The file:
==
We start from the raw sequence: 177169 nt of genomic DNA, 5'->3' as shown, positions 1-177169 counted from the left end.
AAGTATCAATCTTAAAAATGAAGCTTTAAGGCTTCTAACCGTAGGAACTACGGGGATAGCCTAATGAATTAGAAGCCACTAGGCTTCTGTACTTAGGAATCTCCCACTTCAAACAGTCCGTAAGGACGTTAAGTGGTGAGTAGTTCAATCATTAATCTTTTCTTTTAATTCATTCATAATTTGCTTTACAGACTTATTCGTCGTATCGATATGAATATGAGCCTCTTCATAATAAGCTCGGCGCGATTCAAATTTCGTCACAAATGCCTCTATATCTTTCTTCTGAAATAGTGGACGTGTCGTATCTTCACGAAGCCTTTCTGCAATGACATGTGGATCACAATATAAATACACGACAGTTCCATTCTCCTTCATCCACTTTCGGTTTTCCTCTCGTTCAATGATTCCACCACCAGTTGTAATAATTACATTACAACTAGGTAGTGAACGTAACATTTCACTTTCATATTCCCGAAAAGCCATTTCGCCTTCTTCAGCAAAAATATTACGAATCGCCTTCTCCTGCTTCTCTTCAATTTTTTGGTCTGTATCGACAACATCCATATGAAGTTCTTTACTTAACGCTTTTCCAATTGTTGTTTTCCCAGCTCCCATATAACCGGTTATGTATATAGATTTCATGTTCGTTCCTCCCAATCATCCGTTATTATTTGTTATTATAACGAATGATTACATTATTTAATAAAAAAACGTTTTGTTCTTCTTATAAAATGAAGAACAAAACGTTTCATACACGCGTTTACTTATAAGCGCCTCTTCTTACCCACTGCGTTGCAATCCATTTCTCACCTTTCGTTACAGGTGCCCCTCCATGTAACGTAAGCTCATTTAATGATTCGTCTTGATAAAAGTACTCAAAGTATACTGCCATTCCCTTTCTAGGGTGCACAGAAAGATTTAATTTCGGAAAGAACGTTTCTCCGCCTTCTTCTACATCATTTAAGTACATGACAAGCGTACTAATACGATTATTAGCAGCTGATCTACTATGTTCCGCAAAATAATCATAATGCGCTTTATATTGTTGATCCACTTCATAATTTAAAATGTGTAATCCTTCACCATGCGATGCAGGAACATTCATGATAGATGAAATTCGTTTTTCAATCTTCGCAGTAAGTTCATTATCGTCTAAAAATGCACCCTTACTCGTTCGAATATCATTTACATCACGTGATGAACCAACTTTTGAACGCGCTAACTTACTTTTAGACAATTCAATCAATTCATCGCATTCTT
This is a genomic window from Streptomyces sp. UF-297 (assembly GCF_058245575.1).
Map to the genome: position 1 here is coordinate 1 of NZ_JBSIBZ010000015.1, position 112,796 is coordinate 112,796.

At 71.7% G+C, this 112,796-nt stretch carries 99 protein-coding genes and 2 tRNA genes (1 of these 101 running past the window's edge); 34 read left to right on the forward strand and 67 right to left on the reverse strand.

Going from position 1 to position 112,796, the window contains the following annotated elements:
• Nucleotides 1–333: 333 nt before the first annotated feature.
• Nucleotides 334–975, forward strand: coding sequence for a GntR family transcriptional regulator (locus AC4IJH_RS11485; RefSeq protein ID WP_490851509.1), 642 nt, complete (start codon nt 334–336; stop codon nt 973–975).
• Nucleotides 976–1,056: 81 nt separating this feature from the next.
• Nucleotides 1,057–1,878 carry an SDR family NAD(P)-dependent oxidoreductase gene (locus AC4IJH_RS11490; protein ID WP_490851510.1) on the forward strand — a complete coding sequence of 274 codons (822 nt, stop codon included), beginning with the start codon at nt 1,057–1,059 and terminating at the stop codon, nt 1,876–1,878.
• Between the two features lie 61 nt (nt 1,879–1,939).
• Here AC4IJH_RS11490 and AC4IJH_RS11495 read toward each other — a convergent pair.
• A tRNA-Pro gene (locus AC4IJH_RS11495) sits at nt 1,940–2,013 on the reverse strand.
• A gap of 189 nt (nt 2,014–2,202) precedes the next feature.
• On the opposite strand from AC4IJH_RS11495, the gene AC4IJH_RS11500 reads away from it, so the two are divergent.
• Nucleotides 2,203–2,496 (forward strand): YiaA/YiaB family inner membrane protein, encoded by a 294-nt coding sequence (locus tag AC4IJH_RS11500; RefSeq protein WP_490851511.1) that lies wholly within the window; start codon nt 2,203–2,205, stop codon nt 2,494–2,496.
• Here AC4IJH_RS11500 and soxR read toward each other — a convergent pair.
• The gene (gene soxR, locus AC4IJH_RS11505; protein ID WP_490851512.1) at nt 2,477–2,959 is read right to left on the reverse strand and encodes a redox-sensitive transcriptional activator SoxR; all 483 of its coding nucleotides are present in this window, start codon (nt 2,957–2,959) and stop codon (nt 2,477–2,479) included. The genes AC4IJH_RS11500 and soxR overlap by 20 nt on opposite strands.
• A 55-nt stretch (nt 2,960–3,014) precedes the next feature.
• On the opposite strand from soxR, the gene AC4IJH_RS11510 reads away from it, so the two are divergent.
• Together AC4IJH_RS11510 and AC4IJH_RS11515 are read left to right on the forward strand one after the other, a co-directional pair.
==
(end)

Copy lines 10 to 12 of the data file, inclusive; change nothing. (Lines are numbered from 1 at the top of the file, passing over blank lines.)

• Nucleotides 1,057–1,878 carry an SDR family NAD(P)-dependent oxidoreductase gene (locus AC4IJH_RS11490; protein ID WP_490851510.1) on the forward strand — a complete coding sequence of 274 codons (822 nt, stop codon included), beginning with the start codon at nt 1,057–1,059 and terminating at the stop codon, nt 1,876–1,878.
• Between the two features lie 61 nt (nt 1,879–1,939).
• Here AC4IJH_RS11490 and AC4IJH_RS11495 read toward each other — a convergent pair.